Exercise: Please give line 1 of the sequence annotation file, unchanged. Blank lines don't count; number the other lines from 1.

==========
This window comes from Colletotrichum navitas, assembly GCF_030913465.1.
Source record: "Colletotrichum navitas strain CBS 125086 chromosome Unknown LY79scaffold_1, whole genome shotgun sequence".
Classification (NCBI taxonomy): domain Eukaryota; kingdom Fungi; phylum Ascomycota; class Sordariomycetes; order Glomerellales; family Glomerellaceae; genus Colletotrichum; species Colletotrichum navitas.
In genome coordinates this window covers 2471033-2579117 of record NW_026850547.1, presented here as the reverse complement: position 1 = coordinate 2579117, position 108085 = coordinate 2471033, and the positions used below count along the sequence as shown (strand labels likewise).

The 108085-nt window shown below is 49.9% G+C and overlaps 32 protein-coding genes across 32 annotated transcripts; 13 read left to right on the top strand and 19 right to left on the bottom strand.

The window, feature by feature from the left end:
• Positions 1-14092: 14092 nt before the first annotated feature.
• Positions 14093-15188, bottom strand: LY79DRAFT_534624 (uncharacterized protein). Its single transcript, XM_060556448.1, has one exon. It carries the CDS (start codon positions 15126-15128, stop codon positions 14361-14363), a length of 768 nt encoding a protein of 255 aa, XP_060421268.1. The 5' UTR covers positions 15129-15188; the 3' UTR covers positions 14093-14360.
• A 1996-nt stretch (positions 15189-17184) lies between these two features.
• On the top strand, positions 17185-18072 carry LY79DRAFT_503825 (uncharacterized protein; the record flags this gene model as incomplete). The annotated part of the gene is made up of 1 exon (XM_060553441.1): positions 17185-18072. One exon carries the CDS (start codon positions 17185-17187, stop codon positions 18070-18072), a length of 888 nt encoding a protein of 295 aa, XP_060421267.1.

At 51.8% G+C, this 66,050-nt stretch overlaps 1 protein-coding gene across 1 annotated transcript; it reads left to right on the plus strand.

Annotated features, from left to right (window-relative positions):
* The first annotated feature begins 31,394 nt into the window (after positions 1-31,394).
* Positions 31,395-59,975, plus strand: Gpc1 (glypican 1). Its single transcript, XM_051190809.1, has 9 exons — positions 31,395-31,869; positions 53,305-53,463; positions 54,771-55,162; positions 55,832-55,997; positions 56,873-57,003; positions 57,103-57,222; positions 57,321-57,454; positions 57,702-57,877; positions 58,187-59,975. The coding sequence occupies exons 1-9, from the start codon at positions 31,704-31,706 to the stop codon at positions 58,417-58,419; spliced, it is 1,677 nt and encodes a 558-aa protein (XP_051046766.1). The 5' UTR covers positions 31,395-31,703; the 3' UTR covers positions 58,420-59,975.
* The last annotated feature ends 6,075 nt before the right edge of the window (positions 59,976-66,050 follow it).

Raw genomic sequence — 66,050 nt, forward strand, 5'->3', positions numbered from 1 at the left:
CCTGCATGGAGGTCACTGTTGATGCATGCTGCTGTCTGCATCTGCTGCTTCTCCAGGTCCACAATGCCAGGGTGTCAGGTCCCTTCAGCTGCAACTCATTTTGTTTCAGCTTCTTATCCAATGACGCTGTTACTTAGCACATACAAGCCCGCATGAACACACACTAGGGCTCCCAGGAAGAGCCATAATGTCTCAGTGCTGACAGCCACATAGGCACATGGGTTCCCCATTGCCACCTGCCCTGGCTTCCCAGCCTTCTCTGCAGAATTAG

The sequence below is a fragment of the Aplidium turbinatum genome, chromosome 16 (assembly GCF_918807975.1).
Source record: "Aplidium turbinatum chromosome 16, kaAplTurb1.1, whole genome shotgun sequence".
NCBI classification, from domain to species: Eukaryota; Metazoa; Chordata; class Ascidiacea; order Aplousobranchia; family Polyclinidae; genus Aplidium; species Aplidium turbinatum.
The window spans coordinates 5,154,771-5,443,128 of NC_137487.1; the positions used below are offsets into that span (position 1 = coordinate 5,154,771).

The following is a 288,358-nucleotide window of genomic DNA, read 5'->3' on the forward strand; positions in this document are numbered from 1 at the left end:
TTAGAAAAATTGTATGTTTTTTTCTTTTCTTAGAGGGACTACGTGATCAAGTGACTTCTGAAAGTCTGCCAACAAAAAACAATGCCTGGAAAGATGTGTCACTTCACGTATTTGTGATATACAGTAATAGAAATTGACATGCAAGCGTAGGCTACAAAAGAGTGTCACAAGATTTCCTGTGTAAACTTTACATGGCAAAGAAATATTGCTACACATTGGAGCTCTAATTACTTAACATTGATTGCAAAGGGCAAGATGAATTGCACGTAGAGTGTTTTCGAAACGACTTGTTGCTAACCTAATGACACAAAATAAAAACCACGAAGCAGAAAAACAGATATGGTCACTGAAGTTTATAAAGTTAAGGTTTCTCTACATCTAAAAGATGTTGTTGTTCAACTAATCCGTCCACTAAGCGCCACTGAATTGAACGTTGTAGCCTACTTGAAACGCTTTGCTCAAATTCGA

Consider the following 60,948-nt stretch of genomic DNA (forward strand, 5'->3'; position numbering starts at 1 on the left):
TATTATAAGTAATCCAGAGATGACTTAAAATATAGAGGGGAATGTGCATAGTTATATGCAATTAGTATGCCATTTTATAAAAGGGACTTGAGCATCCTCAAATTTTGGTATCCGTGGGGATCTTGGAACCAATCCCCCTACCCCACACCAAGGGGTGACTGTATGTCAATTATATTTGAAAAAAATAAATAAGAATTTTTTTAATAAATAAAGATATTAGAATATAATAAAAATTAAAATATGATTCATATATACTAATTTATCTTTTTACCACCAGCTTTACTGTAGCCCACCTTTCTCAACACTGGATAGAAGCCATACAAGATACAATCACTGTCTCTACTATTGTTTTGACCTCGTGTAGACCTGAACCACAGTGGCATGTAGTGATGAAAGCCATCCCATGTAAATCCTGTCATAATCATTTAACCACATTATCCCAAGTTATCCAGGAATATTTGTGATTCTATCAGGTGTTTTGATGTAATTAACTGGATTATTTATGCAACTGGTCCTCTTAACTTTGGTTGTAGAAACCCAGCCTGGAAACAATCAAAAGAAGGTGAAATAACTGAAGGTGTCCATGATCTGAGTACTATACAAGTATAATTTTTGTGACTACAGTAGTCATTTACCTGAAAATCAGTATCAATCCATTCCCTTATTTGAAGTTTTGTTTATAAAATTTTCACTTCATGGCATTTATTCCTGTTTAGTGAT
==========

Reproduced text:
This window comes from Colletotrichum navitas, assembly GCF_030913465.1.